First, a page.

Swiss Irish baked goods group Aryzta has reported a pre-tax loss of €231.8m for the six months to the end of January.
This compares with a loss of €139.7m the same time the previous year.
The company - which owns the Otis Spunkmeyer and Cuisine de France brands - said its revenue for the six months fell by 6.3% to €1.787 billion.
Aryzta said it took a €151m impairment charge related to the sale of its troubled US business Cloverhill in February.
The Illinois based bakery was a major supplier to a number of popular brands, but lost business after a decision to begin shipping its own products to retailers in direct competition with its customers.
Issues with undocumented workers at Cloverhill and a failed strategy led to a $1 billion net loss in 2017.
However, the company said today that it had completed its refinancing and would not call a €400m hybrid bond in April.
Aryzta said it was on track to dispose of assets worth more than €450m as it seeks to cut debt and improve earnings before interest, taxes, depreciation and amortisation (EBITDA) that in the first six months fell nearly 30% to €161m.
"We are actively implementing a range of measures to improve our EBITDA. We are in a multi year turnaround programme", commented the company's chief executive Kevin Toland.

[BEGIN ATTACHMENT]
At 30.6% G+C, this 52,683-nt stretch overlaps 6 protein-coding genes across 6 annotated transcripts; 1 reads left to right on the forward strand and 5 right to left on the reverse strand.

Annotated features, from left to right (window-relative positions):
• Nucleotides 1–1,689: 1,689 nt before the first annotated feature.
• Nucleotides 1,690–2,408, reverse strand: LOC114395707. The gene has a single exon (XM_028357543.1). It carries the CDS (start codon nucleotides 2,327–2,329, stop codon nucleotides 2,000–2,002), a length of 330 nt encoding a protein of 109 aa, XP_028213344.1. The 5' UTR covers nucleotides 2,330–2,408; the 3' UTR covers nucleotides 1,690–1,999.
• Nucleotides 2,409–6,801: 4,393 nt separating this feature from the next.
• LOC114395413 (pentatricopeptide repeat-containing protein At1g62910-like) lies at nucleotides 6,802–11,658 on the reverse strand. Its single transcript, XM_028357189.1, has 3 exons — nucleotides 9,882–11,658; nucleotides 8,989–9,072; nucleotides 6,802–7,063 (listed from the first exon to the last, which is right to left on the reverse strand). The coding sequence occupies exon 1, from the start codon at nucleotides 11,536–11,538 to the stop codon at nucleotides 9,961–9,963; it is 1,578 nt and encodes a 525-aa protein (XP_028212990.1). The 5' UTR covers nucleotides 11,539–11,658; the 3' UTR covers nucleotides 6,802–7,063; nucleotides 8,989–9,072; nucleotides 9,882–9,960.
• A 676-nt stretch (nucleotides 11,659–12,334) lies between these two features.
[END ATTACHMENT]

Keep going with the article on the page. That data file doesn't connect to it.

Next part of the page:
"Under our new leadership team, we are reshaping the croup's focus on our core business to business frozen bakery customers, improving operational efficiencies and deleveraging the balance sheet," he added.
Today's results show that revenues at Aryzta's European divison rose by 0.7% to €868.3m but its North America revenues decreased by 7.4% to €724.2m.
Revenues in the "Rest of World" division grew by 2.2% to €131.9m.
Meanwhile, Aryzta's management shuffle continued today, with its General Counsel and Company Secretary announcing he is stepping down from the company.
Pat Morrissey told the board he intends to leave, prompting a search for his replacement, the company said in a statement.
In less than a year, Aryzta has swapped out several executives including its chief executive Owen Killian and its chief financial officer Patrick McEniff.
Shares in the company closed with a marginal loss in Dublin trade today.